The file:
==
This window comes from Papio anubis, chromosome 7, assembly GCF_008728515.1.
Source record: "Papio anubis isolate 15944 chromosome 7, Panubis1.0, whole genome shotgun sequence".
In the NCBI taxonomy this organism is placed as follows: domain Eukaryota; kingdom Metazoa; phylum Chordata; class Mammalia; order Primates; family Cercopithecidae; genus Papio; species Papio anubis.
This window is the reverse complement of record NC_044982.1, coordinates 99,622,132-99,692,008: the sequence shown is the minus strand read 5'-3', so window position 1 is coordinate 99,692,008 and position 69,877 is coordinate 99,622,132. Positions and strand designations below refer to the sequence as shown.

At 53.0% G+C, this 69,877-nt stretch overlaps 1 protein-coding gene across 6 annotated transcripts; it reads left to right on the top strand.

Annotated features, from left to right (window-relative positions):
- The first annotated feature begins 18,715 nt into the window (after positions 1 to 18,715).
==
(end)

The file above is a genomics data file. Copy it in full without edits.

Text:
This window comes from Papio anubis, chromosome 7, assembly GCF_008728515.1.
Source record: "Papio anubis isolate 15944 chromosome 7, Panubis1.0, whole genome shotgun sequence".
In the NCBI taxonomy this organism is placed as follows: domain Eukaryota; kingdom Metazoa; phylum Chordata; class Mammalia; order Primates; family Cercopithecidae; genus Papio; species Papio anubis.
This window is the reverse complement of record NC_044982.1, coordinates 99,622,132-99,692,008: the sequence shown is the minus strand read 5'-3', so window position 1 is coordinate 99,692,008 and position 69,877 is coordinate 99,622,132. Positions and strand designations below refer to the sequence as shown.

At 53.0% G+C, this 69,877-nt stretch overlaps 1 protein-coding gene across 6 annotated transcripts; it reads left to right on the top strand.

Annotated features, from left to right (window-relative positions):
- The first annotated feature begins 18,715 nt into the window (after positions 1 to 18,715).